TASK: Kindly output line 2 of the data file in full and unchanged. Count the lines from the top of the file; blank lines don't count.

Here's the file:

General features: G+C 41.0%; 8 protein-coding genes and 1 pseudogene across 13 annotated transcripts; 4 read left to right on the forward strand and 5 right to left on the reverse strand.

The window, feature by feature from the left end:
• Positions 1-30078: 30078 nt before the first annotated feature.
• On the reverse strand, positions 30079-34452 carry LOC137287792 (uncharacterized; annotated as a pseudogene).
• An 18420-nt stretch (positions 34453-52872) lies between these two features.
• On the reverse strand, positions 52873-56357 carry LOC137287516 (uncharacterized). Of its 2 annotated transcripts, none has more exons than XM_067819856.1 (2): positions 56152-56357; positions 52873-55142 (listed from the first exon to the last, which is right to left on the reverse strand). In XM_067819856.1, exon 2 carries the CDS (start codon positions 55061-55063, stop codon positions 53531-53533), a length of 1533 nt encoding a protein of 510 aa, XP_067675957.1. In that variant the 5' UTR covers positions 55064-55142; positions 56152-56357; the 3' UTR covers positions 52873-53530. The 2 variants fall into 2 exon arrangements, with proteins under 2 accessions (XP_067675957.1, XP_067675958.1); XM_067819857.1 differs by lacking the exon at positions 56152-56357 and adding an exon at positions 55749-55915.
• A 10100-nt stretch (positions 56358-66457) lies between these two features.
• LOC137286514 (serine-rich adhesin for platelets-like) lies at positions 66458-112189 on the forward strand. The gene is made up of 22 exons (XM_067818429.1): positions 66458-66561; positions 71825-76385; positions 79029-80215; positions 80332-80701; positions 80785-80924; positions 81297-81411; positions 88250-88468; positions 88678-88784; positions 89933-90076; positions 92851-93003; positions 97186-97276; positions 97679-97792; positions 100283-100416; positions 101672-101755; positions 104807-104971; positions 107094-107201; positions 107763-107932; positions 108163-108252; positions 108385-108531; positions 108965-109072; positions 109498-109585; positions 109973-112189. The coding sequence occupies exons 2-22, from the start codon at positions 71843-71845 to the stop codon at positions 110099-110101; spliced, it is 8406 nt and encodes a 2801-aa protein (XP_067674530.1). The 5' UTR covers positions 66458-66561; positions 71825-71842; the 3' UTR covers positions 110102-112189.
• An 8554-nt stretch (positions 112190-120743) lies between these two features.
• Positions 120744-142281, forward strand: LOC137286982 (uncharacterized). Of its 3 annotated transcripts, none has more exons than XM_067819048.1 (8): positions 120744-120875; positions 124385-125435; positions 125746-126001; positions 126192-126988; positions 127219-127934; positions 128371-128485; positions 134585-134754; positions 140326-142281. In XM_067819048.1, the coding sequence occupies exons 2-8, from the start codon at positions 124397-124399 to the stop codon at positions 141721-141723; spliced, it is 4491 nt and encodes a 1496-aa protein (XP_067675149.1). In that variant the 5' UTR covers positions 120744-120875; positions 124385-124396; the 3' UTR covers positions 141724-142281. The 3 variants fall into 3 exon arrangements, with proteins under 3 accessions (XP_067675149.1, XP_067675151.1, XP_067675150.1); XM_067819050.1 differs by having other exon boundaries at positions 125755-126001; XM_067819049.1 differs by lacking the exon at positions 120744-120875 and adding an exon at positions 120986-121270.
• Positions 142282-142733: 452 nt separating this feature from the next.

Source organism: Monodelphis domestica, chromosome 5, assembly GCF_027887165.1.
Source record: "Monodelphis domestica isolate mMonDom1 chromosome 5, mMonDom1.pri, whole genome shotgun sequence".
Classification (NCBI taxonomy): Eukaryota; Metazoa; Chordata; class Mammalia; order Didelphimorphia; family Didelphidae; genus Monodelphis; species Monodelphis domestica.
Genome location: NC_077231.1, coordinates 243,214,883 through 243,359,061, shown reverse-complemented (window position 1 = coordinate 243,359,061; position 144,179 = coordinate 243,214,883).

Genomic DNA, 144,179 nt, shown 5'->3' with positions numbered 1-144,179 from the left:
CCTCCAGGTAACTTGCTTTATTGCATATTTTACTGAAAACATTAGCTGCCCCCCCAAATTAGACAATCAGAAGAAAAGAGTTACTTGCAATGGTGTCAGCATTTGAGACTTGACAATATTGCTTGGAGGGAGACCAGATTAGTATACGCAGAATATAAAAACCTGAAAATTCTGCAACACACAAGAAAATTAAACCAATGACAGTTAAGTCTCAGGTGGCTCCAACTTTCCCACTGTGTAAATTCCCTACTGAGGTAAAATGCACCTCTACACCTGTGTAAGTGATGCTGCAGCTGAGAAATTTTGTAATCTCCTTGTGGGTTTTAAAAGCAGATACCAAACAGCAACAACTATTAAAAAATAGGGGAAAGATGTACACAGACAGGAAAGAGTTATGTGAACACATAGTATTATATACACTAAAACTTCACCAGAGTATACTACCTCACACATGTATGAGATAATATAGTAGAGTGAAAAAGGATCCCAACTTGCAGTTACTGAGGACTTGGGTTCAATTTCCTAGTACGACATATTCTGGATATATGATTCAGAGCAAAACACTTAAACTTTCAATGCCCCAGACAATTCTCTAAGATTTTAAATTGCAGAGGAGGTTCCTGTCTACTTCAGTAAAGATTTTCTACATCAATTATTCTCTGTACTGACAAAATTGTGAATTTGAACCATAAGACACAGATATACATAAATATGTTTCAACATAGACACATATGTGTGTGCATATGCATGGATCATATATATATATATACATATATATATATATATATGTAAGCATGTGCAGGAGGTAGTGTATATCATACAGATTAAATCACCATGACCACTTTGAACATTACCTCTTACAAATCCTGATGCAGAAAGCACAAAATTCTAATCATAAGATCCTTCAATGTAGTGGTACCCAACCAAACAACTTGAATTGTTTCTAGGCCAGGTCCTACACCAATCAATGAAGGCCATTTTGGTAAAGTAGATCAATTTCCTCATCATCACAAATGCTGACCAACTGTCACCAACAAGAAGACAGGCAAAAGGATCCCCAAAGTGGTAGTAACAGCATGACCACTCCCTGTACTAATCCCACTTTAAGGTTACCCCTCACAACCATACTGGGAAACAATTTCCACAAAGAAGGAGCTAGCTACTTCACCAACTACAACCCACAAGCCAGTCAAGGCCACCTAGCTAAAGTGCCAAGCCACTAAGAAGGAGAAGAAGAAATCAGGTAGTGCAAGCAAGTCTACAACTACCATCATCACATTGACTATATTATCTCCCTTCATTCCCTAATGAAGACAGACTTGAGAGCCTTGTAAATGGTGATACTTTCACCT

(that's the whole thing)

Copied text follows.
The window, feature by feature from the left end: